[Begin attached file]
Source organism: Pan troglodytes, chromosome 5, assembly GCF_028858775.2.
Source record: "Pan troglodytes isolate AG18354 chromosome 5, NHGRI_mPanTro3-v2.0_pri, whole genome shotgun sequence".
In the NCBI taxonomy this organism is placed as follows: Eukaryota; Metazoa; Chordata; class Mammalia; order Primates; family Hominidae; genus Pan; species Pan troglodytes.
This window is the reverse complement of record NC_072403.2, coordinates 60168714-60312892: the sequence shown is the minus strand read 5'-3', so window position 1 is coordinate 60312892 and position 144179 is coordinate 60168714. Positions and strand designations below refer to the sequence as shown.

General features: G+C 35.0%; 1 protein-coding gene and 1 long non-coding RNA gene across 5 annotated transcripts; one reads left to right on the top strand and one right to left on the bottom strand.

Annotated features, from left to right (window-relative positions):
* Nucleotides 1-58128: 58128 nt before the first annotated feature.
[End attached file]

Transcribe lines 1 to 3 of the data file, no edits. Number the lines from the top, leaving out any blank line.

Source organism: Pan troglodytes, chromosome 5, assembly GCF_028858775.2.
Source record: "Pan troglodytes isolate AG18354 chromosome 5, NHGRI_mPanTro3-v2.0_pri, whole genome shotgun sequence".
In the NCBI taxonomy this organism is placed as follows: Eukaryota; Metazoa; Chordata; class Mammalia; order Primates; family Hominidae; genus Pan; species Pan troglodytes.